I was so glad to see the Madison Scouts enter the field, if only to bring a little bit of color to the place. Praise be that Madison has gone back to the green jacket tops. Those short-sleeved things were hideous, and these are so much more visually impressive, and this is the Madison look I remember. I also felt that the guard had a nice color presentation (not, not that kind of color presentation), and daughter K said that their 'presentation' (by which I think she meant the way they communicated to the audience) was the best of the night. She had bad things to say about the last 'turn' of the featured dancer. She said, 'Didn't you see it?' to which I replied that I was watching the hornline and the drumline. Her criticism was of the technique, and she intimated several times before and after the show that people could get hurt if they were doing it wrong. I felt that the musical book and execution were powerful, if a little bit loosey-goosey. And that 'Gotta dance' vocal going through the show has to go. After the first time, I know they 'gotta dance.'

INT: Haluski! The funnel cake of the Pittsburgh show!

Daughter K was very excited about Blue Stars because she has heard the musical 'Side Show' and also loves Sondheim (Send in the Clowns). Unfortunately, I found that the show was not as visually or thematically appealing as last year's presentation. They've got circus themes throughout the show which never quite work. The worst was the thing where everyone's in a file during the percussion feature and they do an imitation of the 'test of strength' machine at the circus. The first time the flags from 10 to 40 spin their flags in sequence up the file. Then 10 to 80, then 10 to 100. Victory! That's thirty seconds they'll never get back. Please change it. It's boring. I just don't know. I mean, they're playing and spinning well, and it's only late June, but there's just no fun in this show yet. Last year was fun. I guess the theme from Side Show is deep, but you have to have some fun in it. Daughter K said that the group looked and sounded 'tired.' She also said that the featured dancers were better than Madison's, but that Madison's 'chorus' was better.

It was Bluecoats's home show, this being relatively close to Canton. Daughter K wanted to be in the show in order to ride in the 'human hamster balls.' There was a long pause of perhaps forty to fifty seconds before the drum major was ready where everyone was sitting in sepulchral silence, while, I assume, the techs were making sure everything was good with the electronics. I thought at first that it was some sort of deep statement about noise and silence. The Bluecoats were amazing; great source material and the arrangements and their execution was wonderful. I loved the idea of the speakers all over the field, and they were very effective. This year and last year, Bluecoats have the market cornered on antiphonal effects, much like Star did in the early 90s. But after seeing and hearing this show live, I don't think it is a show that connects with the audience nearly as much as last year, and I don't know that it has enough to take gold in Indy. Daughter K said that the guard used more stuff from modern dance rather than traditional ballet, and so she was less offended by the technique. Her only real visual criticism is that she thought the horns should horn and the drums should drum rather than dance.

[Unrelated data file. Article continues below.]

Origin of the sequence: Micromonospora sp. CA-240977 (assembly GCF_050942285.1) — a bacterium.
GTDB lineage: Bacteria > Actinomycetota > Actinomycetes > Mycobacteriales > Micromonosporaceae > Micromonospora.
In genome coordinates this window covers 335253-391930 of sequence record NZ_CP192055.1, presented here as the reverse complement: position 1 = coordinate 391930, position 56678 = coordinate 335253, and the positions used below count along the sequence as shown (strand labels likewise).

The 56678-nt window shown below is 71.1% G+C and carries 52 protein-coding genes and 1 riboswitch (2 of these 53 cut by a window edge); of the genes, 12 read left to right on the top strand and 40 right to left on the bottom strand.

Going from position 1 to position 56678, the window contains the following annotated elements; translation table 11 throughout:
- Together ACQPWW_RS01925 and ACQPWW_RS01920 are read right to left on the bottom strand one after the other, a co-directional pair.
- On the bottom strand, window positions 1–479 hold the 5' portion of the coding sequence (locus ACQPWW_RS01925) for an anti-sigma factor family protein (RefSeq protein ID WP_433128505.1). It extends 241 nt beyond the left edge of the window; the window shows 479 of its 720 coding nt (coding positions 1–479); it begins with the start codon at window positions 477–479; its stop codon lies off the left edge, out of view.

USMC Drum and Bugle Corps showed up. Woo-hoo! It was nice to hear a really meaty arrangement of 'To Tame the Perilous Skies' played on G bugles. At times I felt like I was back in 1992 listening to the Cadets of Bergen County. The rudimental percussion feature was also very well presented and executed. I was zoning out a bit during the 'New World Symphony.' Virtually no one stood up for the hit in 'Stars and Stripes.' Probably Obama's fault. (KIDDING! Don't freak out! Don't close the topic! Doesn't anyone have a sense of humor these days?)

Me: I did a bad job last night too. I promised updates and pictures to DCP and then I couldn't figure out how to post anything. Also felt that I took too much time taking said pictures and videos. Maybe I would have enjoyed the show better had I not been doing so. Then again, maybe I would have seen more to complain about.

Clouds: They rocked. I have nothing bad to say about The Clouds. No rain, blue sky above us, but clouds in the west, enough to keep the setting sun out of our eyes. Nice sunset and beautiful twilight backdrop to the USMC. GO CLOUDS!

Five things:

1. The next DCI Rules Congress should impose a ten-year ban on any use of 'Conquest' by BAC. (G7, anyone?)

2. Madison, make a choice. Either send your tuba section home or be much more judicious about bass synth. Learn from Bluecoats and Santa Clara.

3. I don't mind electronics and amplification, but for the love of Jim Ott, stop using DCI hornlines as backup to samples or vocals.

4. If you're going to use vocals, don't stage your vocalists in the center of the field when you have the sound coming out of the front sideline speakers. I spent ten or more seconds trying to figure out where the singers were in the first two shows.

5. Stop trying to teach guards dance techniques that take years to learn in six months of weekend rehearsals.

I know I've been hard on almost everyone. But if you're upset because I ripped on your kid's corps or your former corps, consider: poor show design hurts the members, their families, the alumni, and the activity in general. If I had the chance to do yesterday over again, I would have taken daughter K and watched the Bluecoats rehearse and run their show for free. Then I would have gone out to the lots and supported the marching members of the other corps by watching them warm up and taking some videos which the parents and fans around the country could have enjoyed. And then I would have gone home, saved some money, and gotten more sleep than I did last night. DCI, your product is bad and you should feel bad.

Sorry for not knowing how to edit properly: my only comment is with regards to the suggestion about banning Conquest. BAC hasn't played any measure able length of it in quite some time. Snippets yes. Those are ok and I'd be okay with not hearing it for a while. Maybe after this season it goes away. But for their 75th anniversary show; 75th!!! for gosh sakes, could you cut some slack? That is about as fussy as foot position.